No matter what position you’re in, if you have an office job, chances are you use Microsoft Word at least a couple times a week, if not every day. So, if you’re looking for ways to boost your productivity, sharpening your Microsoft Word skills is a natural place to begin. Today I will share with you five of my favorite Microsoft Word tips I think will help save you a great deal of time and effort.
Below is a list of the Word tips and tricks included in this blog. If there’s one in particular that interests you, just click the link and you can jump right to it.
Word Tips #1: Breakdown Language Barriers with the Translate Text Tool
Whether you work for a large multinational company with offices around the world, or you want to chat easily with your pen pal on the other side of the globe, Microsoft Word’s translate text tool can help you get your message across.
To use it, select the text you wish to translate, right-click it, and on the menu that appears, select “Translate.” The program will automatically detect what language you wrote the document in. Then, a translator dialog box will open on the right-hand side of the screen. Here, if needed, you can adjust the language from which you would like to translate and select the language you’d like to translate to. There’s an impressive list of over 60 choices.
Note: the first time you use the Translate tool, you may see a popup message asking if you want to enable Microsoft Intelligent Services. Click “Turn On” and the translator dialogue box will open.
Word Tips #2: Remove Formatting in a Flash
Sometimes, you might want to give an old document a new look. Or, you might combine portions of several documents to create a new one and their mismatched styles make the file look like something out of Dr. Frankenstein’s lab. Once upon a time, cleaning up all this formatting was a very tedious task, but not anymore. Newer versions of Microsoft Word have a handy button on the “Home” tab of the ribbon you can use to remove all a document’s formatting in a single click. All you have to do is highlight the areas where you would like to remove the formatting, then click the A with the purple erase or next to it.
Working with an older version of Word? Fear not. You can still quickly remove a document’s formatting. Just highlight the text, then press Ctrl + Spacebar.
Word Tips #3: Give Your Document a Whole New Look with One Click
Anyone who has used Word as a desktop publishing tool to create brochures, flyers, etc., knows creating a visually pleasing color and font scheme can be difficult. However, newer versions of Microsoft Word have a tool to make this much easier, “Themes.” Frequent users of PowerPoint are probably familiar with the “Theme” tool in that program which allows you to give your slides a cohesive design fast. The “Theme” tool in Microsoft Word works much the same way.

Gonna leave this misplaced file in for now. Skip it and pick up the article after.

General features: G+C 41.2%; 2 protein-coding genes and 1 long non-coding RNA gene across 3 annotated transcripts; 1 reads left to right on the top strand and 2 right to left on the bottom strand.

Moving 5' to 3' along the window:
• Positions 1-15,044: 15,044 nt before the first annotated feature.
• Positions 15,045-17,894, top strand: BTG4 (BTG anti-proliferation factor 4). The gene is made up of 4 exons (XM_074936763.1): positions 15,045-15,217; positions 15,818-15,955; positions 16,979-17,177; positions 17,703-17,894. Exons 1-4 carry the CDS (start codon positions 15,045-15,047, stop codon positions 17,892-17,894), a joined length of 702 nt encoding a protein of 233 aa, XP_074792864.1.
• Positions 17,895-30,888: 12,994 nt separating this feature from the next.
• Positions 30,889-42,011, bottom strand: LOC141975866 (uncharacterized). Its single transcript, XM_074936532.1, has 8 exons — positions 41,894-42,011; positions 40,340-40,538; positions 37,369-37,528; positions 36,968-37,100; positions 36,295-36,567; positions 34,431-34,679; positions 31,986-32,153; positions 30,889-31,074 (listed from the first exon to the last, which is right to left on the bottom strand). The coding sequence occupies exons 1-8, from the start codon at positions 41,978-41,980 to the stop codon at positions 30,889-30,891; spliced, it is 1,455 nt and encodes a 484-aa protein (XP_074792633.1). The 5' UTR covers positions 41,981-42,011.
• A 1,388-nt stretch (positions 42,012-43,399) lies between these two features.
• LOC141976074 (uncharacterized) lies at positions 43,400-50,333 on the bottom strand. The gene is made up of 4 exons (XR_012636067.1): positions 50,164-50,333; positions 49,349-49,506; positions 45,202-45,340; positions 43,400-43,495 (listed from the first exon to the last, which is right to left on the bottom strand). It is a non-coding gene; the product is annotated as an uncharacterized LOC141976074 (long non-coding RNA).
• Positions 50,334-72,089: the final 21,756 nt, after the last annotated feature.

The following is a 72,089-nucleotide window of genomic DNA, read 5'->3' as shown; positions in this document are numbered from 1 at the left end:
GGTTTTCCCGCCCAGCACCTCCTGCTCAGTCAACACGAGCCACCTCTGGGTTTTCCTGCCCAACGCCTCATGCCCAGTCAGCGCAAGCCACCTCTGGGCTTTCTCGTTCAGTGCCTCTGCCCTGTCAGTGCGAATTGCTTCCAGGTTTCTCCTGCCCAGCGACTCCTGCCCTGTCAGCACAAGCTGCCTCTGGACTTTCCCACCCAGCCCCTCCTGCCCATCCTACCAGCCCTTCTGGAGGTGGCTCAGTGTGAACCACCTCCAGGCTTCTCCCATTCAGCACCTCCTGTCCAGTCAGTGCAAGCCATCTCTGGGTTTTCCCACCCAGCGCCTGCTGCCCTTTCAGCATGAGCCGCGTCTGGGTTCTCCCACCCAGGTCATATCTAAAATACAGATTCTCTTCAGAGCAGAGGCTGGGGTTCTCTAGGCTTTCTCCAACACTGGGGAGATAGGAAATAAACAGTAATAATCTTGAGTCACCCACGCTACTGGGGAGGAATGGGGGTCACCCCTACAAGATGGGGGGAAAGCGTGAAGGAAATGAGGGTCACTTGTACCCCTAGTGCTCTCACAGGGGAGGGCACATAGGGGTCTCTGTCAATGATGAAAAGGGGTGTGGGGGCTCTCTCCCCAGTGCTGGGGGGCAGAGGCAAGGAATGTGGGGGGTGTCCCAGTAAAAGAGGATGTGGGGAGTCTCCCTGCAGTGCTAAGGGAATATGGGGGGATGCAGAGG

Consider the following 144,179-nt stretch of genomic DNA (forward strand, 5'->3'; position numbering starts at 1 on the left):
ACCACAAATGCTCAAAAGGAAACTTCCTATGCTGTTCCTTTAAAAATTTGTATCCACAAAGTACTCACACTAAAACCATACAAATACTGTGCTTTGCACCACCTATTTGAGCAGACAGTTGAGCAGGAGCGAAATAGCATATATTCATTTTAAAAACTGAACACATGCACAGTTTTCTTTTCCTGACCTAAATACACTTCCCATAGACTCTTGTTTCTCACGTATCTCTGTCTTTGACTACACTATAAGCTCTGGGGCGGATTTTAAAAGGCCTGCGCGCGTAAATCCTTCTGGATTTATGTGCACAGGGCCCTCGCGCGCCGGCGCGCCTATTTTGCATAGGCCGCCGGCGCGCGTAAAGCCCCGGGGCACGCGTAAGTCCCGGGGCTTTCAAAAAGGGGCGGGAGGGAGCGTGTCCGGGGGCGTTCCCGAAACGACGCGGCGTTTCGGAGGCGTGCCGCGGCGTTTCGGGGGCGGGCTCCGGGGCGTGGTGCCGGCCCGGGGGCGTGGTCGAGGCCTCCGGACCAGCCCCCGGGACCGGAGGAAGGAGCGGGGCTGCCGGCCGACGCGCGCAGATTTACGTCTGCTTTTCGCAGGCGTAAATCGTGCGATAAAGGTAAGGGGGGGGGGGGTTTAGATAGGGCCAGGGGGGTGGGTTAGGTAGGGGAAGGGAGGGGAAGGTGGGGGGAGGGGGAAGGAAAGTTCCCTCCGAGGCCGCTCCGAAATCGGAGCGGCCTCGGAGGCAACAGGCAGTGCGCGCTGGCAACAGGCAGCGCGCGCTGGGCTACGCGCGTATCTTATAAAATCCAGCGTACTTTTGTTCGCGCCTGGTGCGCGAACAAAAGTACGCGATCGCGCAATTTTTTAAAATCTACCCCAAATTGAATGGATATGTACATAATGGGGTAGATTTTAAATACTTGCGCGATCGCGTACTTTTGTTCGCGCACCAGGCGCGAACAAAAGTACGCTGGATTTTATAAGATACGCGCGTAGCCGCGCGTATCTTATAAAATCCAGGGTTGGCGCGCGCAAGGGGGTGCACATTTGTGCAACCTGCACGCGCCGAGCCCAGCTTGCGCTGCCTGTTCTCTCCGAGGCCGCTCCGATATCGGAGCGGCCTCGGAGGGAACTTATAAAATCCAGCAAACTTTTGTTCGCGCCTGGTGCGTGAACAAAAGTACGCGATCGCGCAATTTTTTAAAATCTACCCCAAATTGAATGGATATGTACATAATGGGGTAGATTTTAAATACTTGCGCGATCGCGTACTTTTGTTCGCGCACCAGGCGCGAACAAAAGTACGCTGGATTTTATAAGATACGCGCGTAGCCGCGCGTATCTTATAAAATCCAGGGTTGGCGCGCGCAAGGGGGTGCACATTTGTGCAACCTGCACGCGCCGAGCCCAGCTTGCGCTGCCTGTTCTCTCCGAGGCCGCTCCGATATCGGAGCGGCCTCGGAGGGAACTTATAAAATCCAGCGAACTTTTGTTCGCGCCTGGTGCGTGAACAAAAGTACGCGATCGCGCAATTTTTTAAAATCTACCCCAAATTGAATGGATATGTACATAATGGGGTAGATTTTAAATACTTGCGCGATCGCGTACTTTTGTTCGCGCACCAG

To apply a theme to your document, choose the “Design” tab on the ribbon, and click the “Themes” button. This will open a drop-down menu with an array of themes for you to choose from. Not sure which one you want to use? Simply mouse over the different choices and you’ll see them previewed in your document. Once you find the one you like, click it and it to apply it to your entire document.
Want to make a theme match your company’s brand or add your own spin to it? Customizing the out of the box themes available in Microsoft Word is easy. Use the tools in your ribbon’s “Theme” menu to adjust the theme. You can change the fonts, colors and styles used in a theme to make it your own.
Word Tips #4: Highlighting and Deleting Chunks of Text—the Easy Way
When you need to remove large chunks of text from your document clicking and dragging to highlight the exact text you want to remove or pecking at your keyboard’s backspace button can feel like a tedious waste of time. Good news! Here are two ways to make that task much easier.
Option one, hold the Ctrl key and click any word. This will highlight the entire sentence around the word in. Then, press backspace or delete once and it removes the whole sentence. Option two, press the Ctrl key, + backspace. Instead of deleting one letter at a time, you will now delete one word at a time.
Word Tips #5: Find and Replace – Not Just for Fixing Typos
If you’ve been using Word for some time now, I’m sure you’re aware of the Find and Replace tool. But, did you know you could use it for more than just replacing one word or string of words with another? Find and Replace is also useful if you want to swap out every image in a document or replace/remove special or invisible characters.
How to Replace Images
Add a copy of your new image to Word’s clipboard (i.e., Open the image in Word, highlight it and press control + C). Then, open the “Find and Replace” menu. You can either click it in the ribbon or press Ctrl + H. Once the Find and Replace dialog box is open, type “^g” (which means, “all graphics”) in the “Find” box and type “^c” (which stands for, “the clipboard contents”) in the “Replace” box. Finally, click “Replace All.”
How to Replace Special and Invisible Characters
Sometimes, when you’re working on a long document, formatting can get a bit out of hand. You might wind up with extra spaces where you don’t want them. This is the quickest way to remove those. For example, let’s say you want to remove all double spaces and replace them with a single space. To do this, open the “Find and Replace” menu. In the “Find” box, enter,”^p^p”(“^p” denotes a hard return). And, in the replace box, type “^p”and click “Replace All.” For other lesser known uses of “Find and Replace,” look at this article.
Hopefully, you’ve learned something new to help you save time and effort when working in Microsoft Word. If you have a favorite Word tip or trick, you would like to share, please leave it for us in the comments below.